Regular Slashdot readers will have already seen today’s piece about konspire, a kind of P2P/push combo that lets anyone publish data channels that are broadcast to subscribers using co-operative networking a la my current P2P favourite, BitTorrent. konspire’s creators make the comparison themselves in this document, in which they claim that their co-operative network beats out BT’s for speed and scalability.
I had a quick skim of the document and it felt wrong: firstly, BT clients start sharing files with other clients as soon as they have the first small chunk, whereas konspire clients wait for the whole file. Secondly, BT’s network isn’t tree-shaped, it’s a mesh, which is one of the reasons it works so well. Plus, the document assumes that anyone downloading a file with BT will close the client as soon as the download has completed, which is rarely the case. For more detail (plus a load of maths) check out these remarkably well-thought-out answers to a (somewhat clueless) question I posed in the Slashdot thread. One of the answers comes from the guy who wrote the document, another comes from the creator of Burst!, my current favourite client.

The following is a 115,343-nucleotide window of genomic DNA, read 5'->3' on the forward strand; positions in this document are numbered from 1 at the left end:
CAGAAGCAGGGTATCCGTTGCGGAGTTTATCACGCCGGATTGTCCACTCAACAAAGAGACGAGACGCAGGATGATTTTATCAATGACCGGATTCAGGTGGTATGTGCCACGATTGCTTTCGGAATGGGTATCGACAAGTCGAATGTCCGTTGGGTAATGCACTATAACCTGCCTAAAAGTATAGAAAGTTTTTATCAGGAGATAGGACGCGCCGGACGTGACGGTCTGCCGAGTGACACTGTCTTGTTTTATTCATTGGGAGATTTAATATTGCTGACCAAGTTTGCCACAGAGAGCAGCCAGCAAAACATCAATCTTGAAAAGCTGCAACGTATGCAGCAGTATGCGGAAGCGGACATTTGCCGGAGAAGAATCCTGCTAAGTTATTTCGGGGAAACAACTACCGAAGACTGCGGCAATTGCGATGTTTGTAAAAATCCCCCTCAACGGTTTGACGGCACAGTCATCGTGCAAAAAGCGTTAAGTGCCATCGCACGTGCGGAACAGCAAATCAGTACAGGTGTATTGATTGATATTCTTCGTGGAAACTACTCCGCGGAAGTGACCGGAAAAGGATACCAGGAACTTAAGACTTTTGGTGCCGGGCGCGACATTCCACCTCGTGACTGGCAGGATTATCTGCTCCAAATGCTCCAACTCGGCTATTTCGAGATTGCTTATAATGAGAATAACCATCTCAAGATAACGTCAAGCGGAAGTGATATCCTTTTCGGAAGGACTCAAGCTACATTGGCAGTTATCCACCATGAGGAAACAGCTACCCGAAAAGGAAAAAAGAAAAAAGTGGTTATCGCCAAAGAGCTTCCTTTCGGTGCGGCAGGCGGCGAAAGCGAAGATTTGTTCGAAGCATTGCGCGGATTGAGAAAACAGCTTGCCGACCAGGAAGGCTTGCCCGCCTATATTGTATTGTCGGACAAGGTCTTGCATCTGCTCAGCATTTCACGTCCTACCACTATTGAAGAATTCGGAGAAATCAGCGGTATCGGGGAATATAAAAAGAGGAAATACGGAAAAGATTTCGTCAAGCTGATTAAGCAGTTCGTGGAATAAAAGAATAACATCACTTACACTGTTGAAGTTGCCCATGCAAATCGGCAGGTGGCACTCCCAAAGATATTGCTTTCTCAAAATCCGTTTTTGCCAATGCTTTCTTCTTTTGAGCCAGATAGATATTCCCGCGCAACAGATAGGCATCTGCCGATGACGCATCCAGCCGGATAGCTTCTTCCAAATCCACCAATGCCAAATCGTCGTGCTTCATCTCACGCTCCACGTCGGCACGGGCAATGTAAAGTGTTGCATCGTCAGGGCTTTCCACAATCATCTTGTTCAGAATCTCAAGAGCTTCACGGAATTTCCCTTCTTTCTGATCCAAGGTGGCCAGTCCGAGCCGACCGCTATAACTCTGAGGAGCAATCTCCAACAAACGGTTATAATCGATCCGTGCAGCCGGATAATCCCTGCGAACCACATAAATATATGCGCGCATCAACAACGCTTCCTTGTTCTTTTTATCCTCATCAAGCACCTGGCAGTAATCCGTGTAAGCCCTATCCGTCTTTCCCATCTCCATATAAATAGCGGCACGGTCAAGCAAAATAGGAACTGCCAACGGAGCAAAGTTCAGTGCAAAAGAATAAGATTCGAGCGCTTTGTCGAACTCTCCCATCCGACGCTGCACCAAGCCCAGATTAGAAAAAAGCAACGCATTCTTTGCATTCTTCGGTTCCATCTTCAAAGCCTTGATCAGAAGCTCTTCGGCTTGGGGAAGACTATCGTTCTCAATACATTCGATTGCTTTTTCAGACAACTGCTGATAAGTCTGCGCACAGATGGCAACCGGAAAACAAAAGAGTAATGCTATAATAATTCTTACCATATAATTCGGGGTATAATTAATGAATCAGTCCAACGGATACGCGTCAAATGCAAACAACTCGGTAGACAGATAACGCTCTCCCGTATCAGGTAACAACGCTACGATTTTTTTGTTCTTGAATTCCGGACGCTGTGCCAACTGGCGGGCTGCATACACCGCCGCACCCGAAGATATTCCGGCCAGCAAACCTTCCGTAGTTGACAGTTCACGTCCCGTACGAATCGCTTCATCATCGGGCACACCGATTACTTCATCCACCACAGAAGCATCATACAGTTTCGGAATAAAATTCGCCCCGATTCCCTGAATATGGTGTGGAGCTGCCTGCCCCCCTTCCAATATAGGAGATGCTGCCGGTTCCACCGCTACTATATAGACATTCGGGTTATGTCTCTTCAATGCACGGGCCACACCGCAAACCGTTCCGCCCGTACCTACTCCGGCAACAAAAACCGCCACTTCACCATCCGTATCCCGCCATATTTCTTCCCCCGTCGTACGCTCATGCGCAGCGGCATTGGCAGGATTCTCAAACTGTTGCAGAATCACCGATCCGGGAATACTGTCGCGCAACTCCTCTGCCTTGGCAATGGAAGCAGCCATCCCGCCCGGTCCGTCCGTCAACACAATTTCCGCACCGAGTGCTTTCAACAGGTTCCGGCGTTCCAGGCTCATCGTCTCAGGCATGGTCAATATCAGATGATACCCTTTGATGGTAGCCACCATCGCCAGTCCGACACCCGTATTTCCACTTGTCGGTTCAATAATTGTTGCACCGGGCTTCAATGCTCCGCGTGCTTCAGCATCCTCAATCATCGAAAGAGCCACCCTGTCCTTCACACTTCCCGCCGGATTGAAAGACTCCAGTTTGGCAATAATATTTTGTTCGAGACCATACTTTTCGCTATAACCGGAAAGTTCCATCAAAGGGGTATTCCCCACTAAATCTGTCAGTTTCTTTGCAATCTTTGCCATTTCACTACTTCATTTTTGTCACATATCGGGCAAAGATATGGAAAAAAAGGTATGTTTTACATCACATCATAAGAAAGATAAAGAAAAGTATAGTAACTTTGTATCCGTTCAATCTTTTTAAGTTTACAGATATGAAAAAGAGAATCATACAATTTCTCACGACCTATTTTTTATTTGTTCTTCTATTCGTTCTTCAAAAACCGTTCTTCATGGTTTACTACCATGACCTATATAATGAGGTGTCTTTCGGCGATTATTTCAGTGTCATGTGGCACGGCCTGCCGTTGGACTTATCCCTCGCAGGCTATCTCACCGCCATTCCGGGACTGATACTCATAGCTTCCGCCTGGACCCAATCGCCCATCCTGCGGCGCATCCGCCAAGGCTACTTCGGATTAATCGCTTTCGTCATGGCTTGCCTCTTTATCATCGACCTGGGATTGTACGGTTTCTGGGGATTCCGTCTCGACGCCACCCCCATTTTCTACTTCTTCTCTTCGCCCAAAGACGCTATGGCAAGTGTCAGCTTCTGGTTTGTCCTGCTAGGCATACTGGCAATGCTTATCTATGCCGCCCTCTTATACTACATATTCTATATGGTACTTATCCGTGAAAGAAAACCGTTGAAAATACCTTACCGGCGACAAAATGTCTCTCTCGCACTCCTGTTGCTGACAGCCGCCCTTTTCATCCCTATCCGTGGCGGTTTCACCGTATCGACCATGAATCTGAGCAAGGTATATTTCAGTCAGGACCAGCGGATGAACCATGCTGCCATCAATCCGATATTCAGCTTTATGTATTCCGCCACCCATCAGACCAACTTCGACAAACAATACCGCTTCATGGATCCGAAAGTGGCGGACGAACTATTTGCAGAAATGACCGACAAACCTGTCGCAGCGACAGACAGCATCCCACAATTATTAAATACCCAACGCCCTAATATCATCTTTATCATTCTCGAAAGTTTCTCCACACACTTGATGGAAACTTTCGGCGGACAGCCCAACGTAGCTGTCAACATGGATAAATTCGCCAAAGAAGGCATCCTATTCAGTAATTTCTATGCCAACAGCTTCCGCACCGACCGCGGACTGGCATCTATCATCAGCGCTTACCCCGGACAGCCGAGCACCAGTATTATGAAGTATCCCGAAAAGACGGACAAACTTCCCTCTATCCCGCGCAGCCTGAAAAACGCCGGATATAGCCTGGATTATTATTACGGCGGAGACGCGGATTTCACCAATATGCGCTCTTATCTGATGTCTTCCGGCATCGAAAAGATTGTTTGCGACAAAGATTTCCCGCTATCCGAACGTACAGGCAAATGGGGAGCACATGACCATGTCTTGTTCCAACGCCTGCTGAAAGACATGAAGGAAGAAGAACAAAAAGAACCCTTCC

A few good links I found off the discussion:
- This paper from Microsoft Research is a deep investigation into co-operative networking, including using it for streaming.
- MLDonkey is a P2P uber-client that talks to all the popular networks (Gnutella, eDonkey, FastTrack (Kazaa), BT, Overnet, plus others) and is available for all platforms in one way or another (it’s a bit complicated…)
- NetLimiter is something I’ve wanted for ages: A bandwidth throttler for Windows, configurable on a per-app basis. (*nix users wanting this kind of thing should look at Trickle)